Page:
Cognitive Constructivism


Cognitive constructivism has its roots in cognitive psychology and biology and an approach to education that lays emphasis on how the individual learner "maker of meanings" and the ways knowledge is created in order to adapt to the world in which the mechanisms of accommodation and assimilation are key to this processing.

The table below compares the traditional classroom to the constructivist one.

Figure 1. Jean Piaget. Source:

Piaget's theory is fundamental for constructivist education. His work led to the expansion of understanding of child development and learning as a process of construction that has underpinned much of the theories relating to constructivism (Sawyer, 2006).

One of Piaget's most prominent contributions is to explain how knowledge develops. A key assumption of constructivism is that mental structures are created from earlier structures, not directly from environmental information (Schunk, 2000). From this perspective then knowledge is not passively transmitted from the environment to the individual, but rather is the result of active cognizing from the cumulative experiences of the individual. To further illustrate the internal and individual constructions of knowledge, Piaget defined three essential components, namely equilibration, assimilation and accommodation to describe the growth of Knowledge. In Piagetian terms,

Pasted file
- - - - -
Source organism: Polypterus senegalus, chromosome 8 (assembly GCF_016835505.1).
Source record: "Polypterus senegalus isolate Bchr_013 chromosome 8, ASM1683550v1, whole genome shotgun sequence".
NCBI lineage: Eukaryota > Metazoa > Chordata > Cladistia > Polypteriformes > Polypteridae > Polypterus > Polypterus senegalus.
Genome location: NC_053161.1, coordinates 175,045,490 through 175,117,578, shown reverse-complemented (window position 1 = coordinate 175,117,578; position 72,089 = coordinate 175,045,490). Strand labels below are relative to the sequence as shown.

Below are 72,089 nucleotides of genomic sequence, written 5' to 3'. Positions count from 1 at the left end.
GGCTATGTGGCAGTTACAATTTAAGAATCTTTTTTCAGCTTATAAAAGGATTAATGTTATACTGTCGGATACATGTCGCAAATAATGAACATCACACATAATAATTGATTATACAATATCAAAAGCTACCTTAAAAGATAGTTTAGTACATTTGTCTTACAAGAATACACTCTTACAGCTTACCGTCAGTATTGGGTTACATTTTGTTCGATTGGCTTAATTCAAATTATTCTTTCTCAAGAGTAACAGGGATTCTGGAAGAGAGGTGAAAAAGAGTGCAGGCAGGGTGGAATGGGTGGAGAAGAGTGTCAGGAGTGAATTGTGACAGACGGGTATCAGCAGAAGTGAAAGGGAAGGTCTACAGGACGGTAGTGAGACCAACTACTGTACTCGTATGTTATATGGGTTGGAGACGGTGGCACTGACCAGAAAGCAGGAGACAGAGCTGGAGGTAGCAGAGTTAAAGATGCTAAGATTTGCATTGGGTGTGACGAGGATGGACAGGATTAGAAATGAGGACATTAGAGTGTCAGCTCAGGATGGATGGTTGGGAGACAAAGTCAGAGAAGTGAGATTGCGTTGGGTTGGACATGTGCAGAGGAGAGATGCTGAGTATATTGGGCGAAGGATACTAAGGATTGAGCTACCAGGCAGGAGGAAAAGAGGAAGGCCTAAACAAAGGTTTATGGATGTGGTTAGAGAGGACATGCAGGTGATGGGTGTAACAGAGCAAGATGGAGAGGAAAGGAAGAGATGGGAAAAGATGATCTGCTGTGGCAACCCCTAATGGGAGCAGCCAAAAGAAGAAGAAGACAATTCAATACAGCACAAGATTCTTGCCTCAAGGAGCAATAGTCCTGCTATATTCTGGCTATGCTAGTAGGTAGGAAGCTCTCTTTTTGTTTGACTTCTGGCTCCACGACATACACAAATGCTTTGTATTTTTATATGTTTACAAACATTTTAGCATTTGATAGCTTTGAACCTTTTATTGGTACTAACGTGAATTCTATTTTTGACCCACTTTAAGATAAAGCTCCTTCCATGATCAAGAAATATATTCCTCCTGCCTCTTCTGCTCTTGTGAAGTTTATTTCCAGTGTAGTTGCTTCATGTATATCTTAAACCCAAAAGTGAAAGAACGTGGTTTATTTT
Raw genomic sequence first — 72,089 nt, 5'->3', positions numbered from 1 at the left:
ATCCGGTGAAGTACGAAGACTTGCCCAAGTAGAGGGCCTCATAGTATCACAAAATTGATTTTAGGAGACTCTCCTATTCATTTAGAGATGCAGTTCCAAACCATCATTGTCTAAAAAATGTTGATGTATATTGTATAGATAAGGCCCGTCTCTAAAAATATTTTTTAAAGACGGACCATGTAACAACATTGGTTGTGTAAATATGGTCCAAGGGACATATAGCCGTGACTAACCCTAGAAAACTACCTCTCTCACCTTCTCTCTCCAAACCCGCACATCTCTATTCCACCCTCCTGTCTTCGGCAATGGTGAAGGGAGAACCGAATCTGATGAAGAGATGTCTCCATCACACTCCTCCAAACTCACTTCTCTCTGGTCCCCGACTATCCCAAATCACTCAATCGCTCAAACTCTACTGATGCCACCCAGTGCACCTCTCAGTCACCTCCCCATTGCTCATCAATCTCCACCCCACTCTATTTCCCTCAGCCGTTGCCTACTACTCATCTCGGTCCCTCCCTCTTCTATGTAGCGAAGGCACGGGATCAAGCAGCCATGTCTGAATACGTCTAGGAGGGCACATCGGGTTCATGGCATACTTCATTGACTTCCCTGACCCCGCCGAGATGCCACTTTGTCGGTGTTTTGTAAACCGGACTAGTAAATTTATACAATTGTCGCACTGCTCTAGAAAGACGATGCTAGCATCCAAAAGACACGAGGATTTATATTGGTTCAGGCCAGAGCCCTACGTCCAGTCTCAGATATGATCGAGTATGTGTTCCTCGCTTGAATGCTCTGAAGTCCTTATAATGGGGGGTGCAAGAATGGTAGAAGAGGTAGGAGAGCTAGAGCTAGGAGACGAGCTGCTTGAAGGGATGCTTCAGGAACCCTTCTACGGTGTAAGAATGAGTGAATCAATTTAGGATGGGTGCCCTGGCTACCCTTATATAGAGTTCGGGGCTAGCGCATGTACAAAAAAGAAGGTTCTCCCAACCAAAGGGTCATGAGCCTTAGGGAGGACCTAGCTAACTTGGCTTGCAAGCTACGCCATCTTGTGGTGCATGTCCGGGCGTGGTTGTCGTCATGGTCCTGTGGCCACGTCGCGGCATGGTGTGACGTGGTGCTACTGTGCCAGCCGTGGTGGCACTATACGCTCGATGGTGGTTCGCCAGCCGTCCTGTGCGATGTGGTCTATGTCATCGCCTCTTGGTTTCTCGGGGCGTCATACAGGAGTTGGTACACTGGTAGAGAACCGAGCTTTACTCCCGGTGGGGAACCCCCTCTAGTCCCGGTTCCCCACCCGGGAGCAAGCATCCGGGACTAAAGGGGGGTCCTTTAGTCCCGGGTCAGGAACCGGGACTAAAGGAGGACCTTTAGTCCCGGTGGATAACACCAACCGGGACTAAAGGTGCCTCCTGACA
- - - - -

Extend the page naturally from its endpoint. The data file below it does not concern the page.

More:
• Equilibration is the central learning mechanism and the motivating force behind cognitive development, which refers to the optimal state of the cognitive structures being really consistent with the external environment.
  • Assimilation and Accommodation are complementary processes to deal with the cognitive conflict.

In this way, the linked processes are the means by which the state of equilibrium (or adaptation) is sought. So the child is either applying previously acquired skills to a new situation in order to understand it or adjusting the skills or accommodating acquired skills to better understand a situation.

Cognitive constructivism is linked to instructional approaches and strategies such as: